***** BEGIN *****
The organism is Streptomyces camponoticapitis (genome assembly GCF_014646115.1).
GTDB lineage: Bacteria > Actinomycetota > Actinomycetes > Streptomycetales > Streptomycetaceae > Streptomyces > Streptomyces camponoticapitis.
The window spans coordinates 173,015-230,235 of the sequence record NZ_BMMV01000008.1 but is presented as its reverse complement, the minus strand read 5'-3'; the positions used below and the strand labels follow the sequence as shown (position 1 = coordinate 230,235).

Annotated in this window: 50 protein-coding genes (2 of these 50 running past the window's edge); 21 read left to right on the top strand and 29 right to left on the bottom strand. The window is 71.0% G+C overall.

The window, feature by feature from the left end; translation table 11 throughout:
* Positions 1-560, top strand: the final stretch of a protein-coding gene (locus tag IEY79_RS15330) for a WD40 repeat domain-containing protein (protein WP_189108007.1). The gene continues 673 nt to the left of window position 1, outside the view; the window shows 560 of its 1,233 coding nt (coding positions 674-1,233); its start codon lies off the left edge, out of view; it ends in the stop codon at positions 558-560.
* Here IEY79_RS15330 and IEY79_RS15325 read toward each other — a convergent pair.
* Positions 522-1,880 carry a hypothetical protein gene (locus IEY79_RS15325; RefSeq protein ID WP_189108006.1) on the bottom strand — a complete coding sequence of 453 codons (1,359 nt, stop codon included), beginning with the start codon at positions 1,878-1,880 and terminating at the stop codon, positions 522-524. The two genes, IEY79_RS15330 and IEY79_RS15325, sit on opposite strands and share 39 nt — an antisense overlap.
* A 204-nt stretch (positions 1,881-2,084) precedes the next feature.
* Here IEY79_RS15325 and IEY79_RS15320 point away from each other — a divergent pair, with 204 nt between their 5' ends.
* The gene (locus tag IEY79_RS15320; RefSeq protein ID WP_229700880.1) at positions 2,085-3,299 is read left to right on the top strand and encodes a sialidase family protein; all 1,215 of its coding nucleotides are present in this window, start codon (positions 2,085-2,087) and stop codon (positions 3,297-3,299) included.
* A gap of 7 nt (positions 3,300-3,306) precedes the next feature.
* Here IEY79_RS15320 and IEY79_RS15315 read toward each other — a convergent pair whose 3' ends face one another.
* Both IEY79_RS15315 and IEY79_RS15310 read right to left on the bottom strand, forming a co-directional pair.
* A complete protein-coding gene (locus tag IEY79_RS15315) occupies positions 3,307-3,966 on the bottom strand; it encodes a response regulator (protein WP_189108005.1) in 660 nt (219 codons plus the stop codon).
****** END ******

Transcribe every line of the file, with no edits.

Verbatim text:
The organism is Streptomyces camponoticapitis (genome assembly GCF_014646115.1).
GTDB lineage: Bacteria > Actinomycetota > Actinomycetes > Streptomycetales > Streptomycetaceae > Streptomyces > Streptomyces camponoticapitis.
The window spans coordinates 173,015-230,235 of the sequence record NZ_BMMV01000008.1 but is presented as its reverse complement, the minus strand read 5'-3'; the positions used below and the strand labels follow the sequence as shown (position 1 = coordinate 230,235).

Annotated in this window: 50 protein-coding genes (2 of these 50 running past the window's edge); 21 read left to right on the top strand and 29 right to left on the bottom strand. The window is 71.0% G+C overall.

The window, feature by feature from the left end; translation table 11 throughout:
* Positions 1-560, top strand: the final stretch of a protein-coding gene (locus tag IEY79_RS15330) for a WD40 repeat domain-containing protein (protein WP_189108007.1). The gene continues 673 nt to the left of window position 1, outside the view; the window shows 560 of its 1,233 coding nt (coding positions 674-1,233); its start codon lies off the left edge, out of view; it ends in the stop codon at positions 558-560.
* Here IEY79_RS15330 and IEY79_RS15325 read toward each other — a convergent pair.
* Positions 522-1,880 carry a hypothetical protein gene (locus IEY79_RS15325; RefSeq protein ID WP_189108006.1) on the bottom strand — a complete coding sequence of 453 codons (1,359 nt, stop codon included), beginning with the start codon at positions 1,878-1,880 and terminating at the stop codon, positions 522-524. The two genes, IEY79_RS15330 and IEY79_RS15325, sit on opposite strands and share 39 nt — an antisense overlap.
* A 204-nt stretch (positions 1,881-2,084) precedes the next feature.
* Here IEY79_RS15325 and IEY79_RS15320 point away from each other — a divergent pair, with 204 nt between their 5' ends.
* The gene (locus tag IEY79_RS15320; RefSeq protein ID WP_229700880.1) at positions 2,085-3,299 is read left to right on the top strand and encodes a sialidase family protein; all 1,215 of its coding nucleotides are present in this window, start codon (positions 2,085-2,087) and stop codon (positions 3,297-3,299) included.
* A gap of 7 nt (positions 3,300-3,306) precedes the next feature.
* Here IEY79_RS15320 and IEY79_RS15315 read toward each other — a convergent pair whose 3' ends face one another.
* Both IEY79_RS15315 and IEY79_RS15310 read right to left on the bottom strand, forming a co-directional pair.
* A complete protein-coding gene (locus tag IEY79_RS15315) occupies positions 3,307-3,966 on the bottom strand; it encodes a response regulator (protein WP_189108005.1) in 660 nt (219 codons plus the stop codon).